I've got 5 kids and when I was first starting in my firearms hobby I was on a serious budget too. I too considered the Hi-Points and having shot a few of them among the many other guns I rented, borrowed etc. so I could shoot as many guns as I could I chose NOT to purchase a Hi-Point as a first gun.
While it is true that they fire MOST of the time you squeeze the trigger and they are quite accurate for their price I found them to be of inferior quality and they felt clumsy in my hands.
I chose instead to go with a Kel-Tec P11. It was smaller, more comfortable to hold, more comfortable to carry and aside from the long and heavy double action only trigger it was fairly easy to shoot.
Now I've got more firearms and no longer have a Kel-Tec. I did purchase a Hi-Point at one point in time however as a range toy and after several thousand rounds I sold it for $100 to a friend. To this day that friend still has that pistol and still shoots it regularly without failure. It is my opinion that if you had to choose between having a Hi-Point and NOT having a gun I'd choose the Hi-Point however if I had other choices I'd not pick the Hi-Point.
If budget is your concern I'd strongly suggest NOT getting a Hi-Point or even a Kel-Tec. Instead save up your money and get yourself something like a Ruger LC9, S&W Shield or (a bit bulkier) a Bersa Thunder 9. They're all within the $400 price range and as you posted in your OP, "you get what you pay for." This is especially an important thing to consider if you plan to carry your gun concealed. All three guns I mentioned are considerably smaller and lighter than the Hi-Point thus making them easier to conceal and more comfortable to carry. Since budget is a concern I won't suggest a .45acp because the cost of ammo is considerably higher than 9mm and when it comes to CCW, practice is key. The more you practice proper technique and shooting the better you become and that means the more effectively you can protect yourself and your loved ones should the need ever arise. The price of .45acp puts that caliber out of reach of most budget minded folks. I know this to be true because it was out of reach for me till I got my reloading set up.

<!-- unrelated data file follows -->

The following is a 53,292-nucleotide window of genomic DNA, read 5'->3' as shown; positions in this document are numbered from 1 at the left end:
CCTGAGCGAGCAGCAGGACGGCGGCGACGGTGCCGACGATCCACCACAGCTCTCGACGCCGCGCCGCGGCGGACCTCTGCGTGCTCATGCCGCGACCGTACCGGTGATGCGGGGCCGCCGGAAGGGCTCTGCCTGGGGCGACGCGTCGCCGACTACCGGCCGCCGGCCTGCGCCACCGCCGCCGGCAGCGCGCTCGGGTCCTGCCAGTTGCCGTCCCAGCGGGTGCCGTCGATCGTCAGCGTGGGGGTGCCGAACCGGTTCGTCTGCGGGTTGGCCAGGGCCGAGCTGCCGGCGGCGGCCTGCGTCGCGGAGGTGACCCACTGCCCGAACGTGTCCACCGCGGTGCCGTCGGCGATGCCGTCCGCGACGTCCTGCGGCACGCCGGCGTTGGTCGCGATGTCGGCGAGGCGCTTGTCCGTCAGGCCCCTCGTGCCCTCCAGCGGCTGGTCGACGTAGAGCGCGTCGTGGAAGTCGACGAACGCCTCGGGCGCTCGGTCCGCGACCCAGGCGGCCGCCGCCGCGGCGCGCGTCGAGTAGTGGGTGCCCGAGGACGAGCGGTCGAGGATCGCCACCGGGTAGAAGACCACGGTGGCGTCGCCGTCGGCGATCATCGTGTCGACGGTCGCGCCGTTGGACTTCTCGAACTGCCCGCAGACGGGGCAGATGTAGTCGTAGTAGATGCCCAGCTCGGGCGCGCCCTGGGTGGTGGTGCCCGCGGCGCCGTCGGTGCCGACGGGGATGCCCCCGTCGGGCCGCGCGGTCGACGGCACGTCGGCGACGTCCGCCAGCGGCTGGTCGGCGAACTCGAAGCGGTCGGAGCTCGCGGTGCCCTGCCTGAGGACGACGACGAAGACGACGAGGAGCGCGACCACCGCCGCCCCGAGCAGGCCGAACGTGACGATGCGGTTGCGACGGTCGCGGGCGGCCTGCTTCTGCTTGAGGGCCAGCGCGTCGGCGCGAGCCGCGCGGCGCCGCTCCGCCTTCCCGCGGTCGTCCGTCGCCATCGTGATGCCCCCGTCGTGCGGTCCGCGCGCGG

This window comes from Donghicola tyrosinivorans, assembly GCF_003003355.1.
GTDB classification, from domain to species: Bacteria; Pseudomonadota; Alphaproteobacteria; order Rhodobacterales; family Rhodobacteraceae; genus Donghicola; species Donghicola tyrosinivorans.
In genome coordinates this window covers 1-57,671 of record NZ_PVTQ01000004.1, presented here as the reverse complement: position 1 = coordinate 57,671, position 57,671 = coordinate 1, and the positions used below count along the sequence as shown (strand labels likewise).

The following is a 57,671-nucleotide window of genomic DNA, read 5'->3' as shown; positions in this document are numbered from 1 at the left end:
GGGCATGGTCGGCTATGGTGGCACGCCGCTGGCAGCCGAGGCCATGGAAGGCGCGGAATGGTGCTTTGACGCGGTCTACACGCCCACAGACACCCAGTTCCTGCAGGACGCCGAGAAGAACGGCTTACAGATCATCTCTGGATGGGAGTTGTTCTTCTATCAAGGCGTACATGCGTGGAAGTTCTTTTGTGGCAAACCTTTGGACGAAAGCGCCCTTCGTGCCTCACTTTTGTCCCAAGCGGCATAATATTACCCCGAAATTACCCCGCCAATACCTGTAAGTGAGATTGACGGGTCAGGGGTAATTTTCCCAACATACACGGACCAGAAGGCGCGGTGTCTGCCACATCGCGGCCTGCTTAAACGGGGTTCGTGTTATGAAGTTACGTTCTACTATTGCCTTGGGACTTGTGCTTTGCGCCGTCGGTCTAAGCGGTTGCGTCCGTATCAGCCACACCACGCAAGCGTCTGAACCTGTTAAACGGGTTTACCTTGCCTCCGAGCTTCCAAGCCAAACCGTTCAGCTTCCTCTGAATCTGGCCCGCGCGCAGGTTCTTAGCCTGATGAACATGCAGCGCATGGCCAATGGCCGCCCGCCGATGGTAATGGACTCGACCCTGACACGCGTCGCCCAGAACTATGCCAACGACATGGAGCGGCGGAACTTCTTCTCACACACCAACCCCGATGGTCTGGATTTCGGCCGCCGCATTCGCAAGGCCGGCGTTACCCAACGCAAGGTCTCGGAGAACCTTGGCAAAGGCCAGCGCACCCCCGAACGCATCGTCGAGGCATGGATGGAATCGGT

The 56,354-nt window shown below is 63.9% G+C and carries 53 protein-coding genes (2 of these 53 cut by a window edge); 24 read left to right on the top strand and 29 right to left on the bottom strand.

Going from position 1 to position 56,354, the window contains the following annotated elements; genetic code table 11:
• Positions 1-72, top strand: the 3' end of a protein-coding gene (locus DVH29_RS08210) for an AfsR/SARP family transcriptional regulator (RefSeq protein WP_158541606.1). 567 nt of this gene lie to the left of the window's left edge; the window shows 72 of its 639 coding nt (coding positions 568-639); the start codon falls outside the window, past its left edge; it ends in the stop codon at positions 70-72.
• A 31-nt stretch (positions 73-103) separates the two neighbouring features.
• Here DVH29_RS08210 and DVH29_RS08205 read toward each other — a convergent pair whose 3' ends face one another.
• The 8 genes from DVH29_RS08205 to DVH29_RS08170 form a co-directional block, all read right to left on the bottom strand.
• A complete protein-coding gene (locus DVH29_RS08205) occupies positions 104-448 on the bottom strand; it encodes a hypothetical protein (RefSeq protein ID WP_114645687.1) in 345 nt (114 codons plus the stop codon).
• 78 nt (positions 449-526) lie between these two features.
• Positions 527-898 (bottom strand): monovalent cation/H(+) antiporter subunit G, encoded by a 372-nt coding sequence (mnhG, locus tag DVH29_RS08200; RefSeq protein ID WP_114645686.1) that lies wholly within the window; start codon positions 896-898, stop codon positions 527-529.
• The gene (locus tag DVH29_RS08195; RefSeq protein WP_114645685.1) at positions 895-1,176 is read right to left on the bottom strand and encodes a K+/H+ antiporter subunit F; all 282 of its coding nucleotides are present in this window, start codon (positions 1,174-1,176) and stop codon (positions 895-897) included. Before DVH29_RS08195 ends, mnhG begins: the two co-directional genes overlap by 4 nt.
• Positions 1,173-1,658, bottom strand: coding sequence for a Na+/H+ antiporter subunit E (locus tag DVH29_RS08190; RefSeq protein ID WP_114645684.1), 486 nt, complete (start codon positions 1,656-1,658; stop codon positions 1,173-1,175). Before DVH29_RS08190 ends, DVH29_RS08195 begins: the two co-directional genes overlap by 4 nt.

When it comes to guns you don't have to spend an arm and a leg to get a good gun. No you don't need to spend $1000+ for an HK USP but at the same time I'd suggest you do not spend $195 for a Hi-Point if you plan on ever needing it to defend your life and the lives of your loved ones. If necessary I'd even suggest selling your wife's Hi-Point and putting the money toward a better gun.
This is who we are, what we do.